'Behind every exquisite thing that existed, there was something tragic'
The above quote will be tattooed on me someday. I love it and I love Oscar Wilde. I also thinks it rings true for my life, especially my illness. I don't see my disability as a tragedy or something awful now, but when I was growing up with chronic pain, I certainly felt like it was a death sentence. I didn't see any way of getting used to the agony and everything associated with my condition, I thought it'd hold me back (and it did for a while), and I wanted to be 'normal'.
Wisdom definitely does come with age, and as I learnt more about my health, did more, and talked to more disabled people, I grew.
If you follow me on Twitter or are a regular reader of my blog, you'll know I talk about disability a lot. I'm very open about my health, physical and mental. And it's not always happy look how awesome my wheelchair is, kind of posts. I'm completely transparent with all aspects of my life, and you'll know if I've had a nasty dislocation, a migraine or fatigue has punched me in the face. I'm sharing my day to day on-goings just as someone else would a gym selfie or a rant about work. My normal isn't your normal, but because my normal seems so removed from yours, it can come across as ranting, moaning, negativity. Yet it's not negative to me, it's my life.
Here's the thing with social media, especially Twitter; the word negativity is thrown around like confetti at a wedding. You disagree with someone - you're negative. You don't like something/one - you're negative. You have a bad day and express it - you're negative. You talk about being in pain - you're negative.
I don't see any of the scenarios I mentioned as negative; I think if you're constantly being an arsehole to others, get a kick out of being rude or cruel, and haven't got a nice word to say about anything, that makes you negative, but who am I to judge?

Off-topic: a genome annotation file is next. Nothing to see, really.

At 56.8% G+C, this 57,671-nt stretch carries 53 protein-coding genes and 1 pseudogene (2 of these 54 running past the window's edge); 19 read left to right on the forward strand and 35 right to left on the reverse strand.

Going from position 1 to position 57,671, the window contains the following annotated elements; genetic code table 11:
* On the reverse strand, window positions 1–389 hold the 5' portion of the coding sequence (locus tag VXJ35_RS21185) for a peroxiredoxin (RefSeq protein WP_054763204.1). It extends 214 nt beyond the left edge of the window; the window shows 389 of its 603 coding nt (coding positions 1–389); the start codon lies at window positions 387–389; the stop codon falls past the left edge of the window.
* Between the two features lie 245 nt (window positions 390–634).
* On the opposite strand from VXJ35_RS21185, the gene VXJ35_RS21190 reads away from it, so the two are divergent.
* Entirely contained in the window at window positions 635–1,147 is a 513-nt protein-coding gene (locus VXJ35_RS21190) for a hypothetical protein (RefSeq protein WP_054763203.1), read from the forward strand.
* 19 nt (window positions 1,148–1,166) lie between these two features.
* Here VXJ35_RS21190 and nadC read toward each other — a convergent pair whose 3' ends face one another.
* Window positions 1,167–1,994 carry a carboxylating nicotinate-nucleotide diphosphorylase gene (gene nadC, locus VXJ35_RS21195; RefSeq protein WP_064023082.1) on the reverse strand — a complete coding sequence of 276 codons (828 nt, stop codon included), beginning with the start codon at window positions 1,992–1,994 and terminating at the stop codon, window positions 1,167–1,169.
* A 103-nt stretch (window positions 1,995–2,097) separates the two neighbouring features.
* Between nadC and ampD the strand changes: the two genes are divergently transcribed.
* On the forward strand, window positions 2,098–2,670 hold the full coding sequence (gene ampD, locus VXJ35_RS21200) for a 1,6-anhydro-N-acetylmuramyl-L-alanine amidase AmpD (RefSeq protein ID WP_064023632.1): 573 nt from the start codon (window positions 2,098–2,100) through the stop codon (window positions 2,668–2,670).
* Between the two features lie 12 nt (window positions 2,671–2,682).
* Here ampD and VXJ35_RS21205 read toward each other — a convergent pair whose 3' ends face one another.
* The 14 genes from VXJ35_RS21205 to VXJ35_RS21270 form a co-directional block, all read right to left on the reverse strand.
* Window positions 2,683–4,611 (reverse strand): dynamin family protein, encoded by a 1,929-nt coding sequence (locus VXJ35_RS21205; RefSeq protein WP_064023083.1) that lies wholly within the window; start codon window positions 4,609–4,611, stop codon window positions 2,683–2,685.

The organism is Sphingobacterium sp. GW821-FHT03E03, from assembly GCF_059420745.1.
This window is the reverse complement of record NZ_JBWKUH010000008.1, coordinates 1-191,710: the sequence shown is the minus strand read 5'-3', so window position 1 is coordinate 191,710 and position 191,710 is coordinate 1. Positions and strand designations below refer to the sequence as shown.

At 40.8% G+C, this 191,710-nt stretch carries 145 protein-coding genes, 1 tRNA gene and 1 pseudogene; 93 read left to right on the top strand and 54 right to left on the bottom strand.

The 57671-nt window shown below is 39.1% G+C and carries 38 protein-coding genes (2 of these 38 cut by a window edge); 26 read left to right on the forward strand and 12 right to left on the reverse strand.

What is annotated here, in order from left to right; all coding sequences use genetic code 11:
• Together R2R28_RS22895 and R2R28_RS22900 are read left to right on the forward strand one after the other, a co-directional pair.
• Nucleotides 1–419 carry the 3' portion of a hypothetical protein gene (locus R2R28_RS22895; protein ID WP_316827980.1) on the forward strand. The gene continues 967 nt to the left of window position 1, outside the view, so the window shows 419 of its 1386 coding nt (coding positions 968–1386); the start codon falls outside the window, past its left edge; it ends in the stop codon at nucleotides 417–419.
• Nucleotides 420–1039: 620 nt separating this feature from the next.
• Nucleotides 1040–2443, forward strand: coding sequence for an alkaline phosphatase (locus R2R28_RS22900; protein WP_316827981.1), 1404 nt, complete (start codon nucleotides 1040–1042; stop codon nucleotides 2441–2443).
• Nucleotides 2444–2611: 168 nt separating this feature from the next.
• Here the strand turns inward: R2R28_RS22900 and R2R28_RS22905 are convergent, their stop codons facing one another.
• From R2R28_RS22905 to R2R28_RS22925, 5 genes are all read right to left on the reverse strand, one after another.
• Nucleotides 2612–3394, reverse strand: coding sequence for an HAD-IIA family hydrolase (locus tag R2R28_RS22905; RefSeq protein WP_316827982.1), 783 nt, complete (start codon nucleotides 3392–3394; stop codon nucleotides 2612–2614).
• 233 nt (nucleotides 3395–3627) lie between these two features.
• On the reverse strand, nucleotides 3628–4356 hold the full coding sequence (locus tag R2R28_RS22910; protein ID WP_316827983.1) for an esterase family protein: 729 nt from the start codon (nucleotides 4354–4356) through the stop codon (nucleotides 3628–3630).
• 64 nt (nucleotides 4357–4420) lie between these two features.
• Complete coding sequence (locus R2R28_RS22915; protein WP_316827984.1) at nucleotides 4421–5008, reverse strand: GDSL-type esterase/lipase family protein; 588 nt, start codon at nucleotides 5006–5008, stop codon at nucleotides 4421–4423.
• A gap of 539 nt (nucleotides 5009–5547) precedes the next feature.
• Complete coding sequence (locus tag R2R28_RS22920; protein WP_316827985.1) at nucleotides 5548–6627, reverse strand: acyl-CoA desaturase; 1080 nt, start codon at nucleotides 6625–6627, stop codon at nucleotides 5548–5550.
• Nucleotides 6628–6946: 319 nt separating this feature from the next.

I certainly don't believe that if you're sharing your day, and in my case a painful one, you're drowning your followers in the pessimistic sea. And if you do think that me sharing my condition/pain/mental health as negativity then you might as well get in the sea.
Surely it'd be more worrying if I didn't mention my health since it's the biggest part of my life. I want to raise awareness and I'm going to shout about it. But there's nothing downbeat or depressing about it. My life is just very different to others and I accept that, but please don't suggest that I stop speaking up because you think I'm a pessimist. And let's be honest, even if you did, I wouldn't.
What if every time you spoke about a massive part of your life (family, friends, career etc) someone called you out for being negative? It'd suck right? I know quite a few disabled people that have separate accounts to discuss their illness because they're slated for 'bringing others down' or 'complaining too much' by their able followers/friends. I luckily don't have to do that, and people are always free to unfollow me and never read another word I write.
Now I don't think I moan a lot but I do write the occasional, 'oh fuck my <insert body part here> is killing' tweet, but I'm in pain every single day so I think I'm more than entitled to have a woe is me moment.
Nobody, and I mean nobody can be positive 24/7. Shit happens, and we divulge our thoughts/feelings/needs online/to friends/family, but just because we mention the thing that others might deem negative doesn't mean that anyone should be characterised as a negative person. 'Only positive vibes' or 'I'll only follow positive people' is harmful and it makes it extremely difficult for disabled people and/or anyone suffering to ask for help. It's especially problematic regarding disability as it's basically society deeming that anything outside the norm is not accepted and seen as bad. It goes right back to 'seen but not heard.' Everyone knows disabled people exist but they don't want to know what we go through in case it brings them down. They don't care that our daily lives are difficult or want to know about our 'negative' chronic pain. But I don't have a negative attitude and I certainly don't think my outlook on my health is depressing, and neither are any of my disabled friends. We're simply sharing what we live through, and yes, sometimes it's absolutely shit but everyone else is very quick to share when they're poorly to the world, we just happen to do it a lot more frequently.
I won't change how much I talk about my health, and neither should you. Discuss it as much as your little heart is content and don't apologise. If someone thinks you're negative, that's their issue, not yours.
Go fourth and slay the negativity police.